One day after my post on belimumab, the FDA announced it would be taking 3 more months to announce its decision on whether to approve it. A news report cites that the agency wants more time to review the clinical data. How does this shift the outcome for Benlysta? It is uncertain. The regulators could be worried about the drug and looking for more data to confirm this. For instance, in the FDA’s briefing to its mid-November advisory panel, it raised concerns about Human Genome Sciences’ methods and suggested that some patients may have been unfairly removed from the calculations of the drug’s benefits. If you were to include them, the claimed benefit on the drug may actually be less.
On the flip side, the agency may be looking for a silver lining in the data. Since the drug worked well for some populations (ie those with mild disease), they may be looking more closely to confirm this result. Possibly the agency will indeed approve the drug for limited use, as I speculated in my post. Some additional speculation can be found here from Brian Orelli at the Motley Fool.
I thought it also worth highlighting a few interesting thoughts about the value of clinical evidence and how for various reasons, initial findings of benefit can change over time. I was particularly inspired by Jonah Lehrer’s comments in the latest edition of the New Yorker. This is not to say that I am a skeptic of scientific thinking; in fact the opposite is true, generally. Rather it is just to point out the complexity and difficulty inherent in trying to prove whether a therapy actually works. So in the interest of time I am just linking to a few interesting articles below.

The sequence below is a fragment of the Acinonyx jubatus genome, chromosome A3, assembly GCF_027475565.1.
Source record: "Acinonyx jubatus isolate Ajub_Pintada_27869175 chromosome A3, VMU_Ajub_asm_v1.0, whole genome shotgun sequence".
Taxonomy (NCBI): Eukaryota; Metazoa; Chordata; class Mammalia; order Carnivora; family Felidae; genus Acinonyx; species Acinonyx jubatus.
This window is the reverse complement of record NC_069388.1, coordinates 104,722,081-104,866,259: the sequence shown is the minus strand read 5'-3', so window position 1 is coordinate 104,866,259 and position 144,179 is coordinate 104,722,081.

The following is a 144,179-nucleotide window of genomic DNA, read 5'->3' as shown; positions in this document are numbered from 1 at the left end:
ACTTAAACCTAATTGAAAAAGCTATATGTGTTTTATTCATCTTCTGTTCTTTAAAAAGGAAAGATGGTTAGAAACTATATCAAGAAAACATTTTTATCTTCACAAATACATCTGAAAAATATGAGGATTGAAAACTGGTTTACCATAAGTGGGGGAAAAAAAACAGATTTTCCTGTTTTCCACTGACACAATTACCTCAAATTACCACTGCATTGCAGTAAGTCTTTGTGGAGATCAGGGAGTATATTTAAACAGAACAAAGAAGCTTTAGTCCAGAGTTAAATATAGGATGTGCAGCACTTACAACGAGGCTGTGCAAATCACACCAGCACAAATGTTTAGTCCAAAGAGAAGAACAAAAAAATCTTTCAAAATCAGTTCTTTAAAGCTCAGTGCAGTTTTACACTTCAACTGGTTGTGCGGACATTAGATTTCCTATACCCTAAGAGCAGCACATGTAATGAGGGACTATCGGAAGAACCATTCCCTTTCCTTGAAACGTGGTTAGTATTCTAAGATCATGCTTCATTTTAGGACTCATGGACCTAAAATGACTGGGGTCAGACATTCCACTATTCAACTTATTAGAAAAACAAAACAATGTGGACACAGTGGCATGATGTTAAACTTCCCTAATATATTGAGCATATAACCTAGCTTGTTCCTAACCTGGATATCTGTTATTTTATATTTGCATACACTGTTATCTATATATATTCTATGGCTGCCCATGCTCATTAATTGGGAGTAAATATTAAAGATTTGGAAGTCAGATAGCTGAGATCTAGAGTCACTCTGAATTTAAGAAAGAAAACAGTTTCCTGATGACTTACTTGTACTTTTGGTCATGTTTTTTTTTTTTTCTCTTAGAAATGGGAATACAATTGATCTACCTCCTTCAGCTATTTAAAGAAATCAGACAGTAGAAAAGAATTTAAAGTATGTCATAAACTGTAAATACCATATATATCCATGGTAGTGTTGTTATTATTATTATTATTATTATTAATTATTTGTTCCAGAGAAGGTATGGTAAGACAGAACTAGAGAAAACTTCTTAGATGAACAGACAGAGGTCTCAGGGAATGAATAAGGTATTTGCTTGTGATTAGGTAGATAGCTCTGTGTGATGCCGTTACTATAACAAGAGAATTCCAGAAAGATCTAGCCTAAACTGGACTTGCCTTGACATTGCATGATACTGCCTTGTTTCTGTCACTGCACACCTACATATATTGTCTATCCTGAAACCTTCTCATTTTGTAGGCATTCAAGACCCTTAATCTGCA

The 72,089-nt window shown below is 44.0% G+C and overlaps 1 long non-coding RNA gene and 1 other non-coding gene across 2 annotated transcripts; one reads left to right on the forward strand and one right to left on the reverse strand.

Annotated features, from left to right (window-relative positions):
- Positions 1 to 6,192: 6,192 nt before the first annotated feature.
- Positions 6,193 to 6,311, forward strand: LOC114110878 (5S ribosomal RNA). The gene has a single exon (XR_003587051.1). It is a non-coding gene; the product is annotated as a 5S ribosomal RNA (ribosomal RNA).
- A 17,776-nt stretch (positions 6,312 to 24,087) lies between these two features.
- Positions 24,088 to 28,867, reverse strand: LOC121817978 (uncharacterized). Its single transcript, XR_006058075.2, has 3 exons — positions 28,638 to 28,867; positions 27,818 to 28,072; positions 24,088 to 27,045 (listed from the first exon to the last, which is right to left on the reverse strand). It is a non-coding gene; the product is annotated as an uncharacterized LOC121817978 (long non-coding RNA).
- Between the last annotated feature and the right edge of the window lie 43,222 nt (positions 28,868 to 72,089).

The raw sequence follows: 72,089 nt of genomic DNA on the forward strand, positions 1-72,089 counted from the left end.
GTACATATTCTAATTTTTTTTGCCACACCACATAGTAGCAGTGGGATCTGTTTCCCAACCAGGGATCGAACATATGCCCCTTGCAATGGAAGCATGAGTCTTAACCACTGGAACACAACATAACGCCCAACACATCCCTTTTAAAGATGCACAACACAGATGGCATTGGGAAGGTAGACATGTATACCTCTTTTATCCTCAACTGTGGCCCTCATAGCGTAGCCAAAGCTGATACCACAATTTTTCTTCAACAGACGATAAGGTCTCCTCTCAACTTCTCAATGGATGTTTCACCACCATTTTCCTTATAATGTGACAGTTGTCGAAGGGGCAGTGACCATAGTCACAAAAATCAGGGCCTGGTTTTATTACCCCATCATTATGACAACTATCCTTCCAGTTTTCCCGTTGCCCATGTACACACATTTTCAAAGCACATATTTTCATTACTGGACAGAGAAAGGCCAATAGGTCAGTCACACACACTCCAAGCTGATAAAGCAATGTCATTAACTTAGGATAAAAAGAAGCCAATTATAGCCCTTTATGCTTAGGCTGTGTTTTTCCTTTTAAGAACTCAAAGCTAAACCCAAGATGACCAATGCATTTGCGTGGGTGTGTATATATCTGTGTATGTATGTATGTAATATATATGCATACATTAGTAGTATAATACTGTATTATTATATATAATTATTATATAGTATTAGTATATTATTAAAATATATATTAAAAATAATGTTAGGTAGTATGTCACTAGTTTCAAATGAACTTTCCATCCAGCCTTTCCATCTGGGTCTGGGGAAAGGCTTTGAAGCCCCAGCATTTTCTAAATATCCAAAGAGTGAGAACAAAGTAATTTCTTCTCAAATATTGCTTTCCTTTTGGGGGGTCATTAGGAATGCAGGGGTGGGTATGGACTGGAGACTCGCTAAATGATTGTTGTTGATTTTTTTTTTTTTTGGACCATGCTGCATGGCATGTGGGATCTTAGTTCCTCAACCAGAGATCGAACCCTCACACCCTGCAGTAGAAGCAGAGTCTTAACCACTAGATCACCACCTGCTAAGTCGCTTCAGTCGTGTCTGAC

- Jonah Lehrer on the difficulty of proving anything, especially with the “decline effect” phenomenon: http://www.newyorker.com/reporting/2010/12/13/101213fa_fact_lehrer
- Lehrer’s blog post adding color to the article and an excerpt: http://www.wired.com/wiredscience/2010/12/the-mysterious-decline-effect/
- Interestingly Lehrer doesn’t comment much on research about the trend of rising in placebo effect in some drug trials and whether this is a thread of the larger phenomenon Lehrer describes, or something different altogether. Here is Steve Silberman’s article on the topic: http://www.wired.com/medtech/drugs/magazine/17-09/ff_placebo_effect?currentPage=all
- Ioannidis on why most research published is false: http://www.plosmedicine.org/article/info%3Adoi%2F10.1371%2Fjournal.pmed.0020124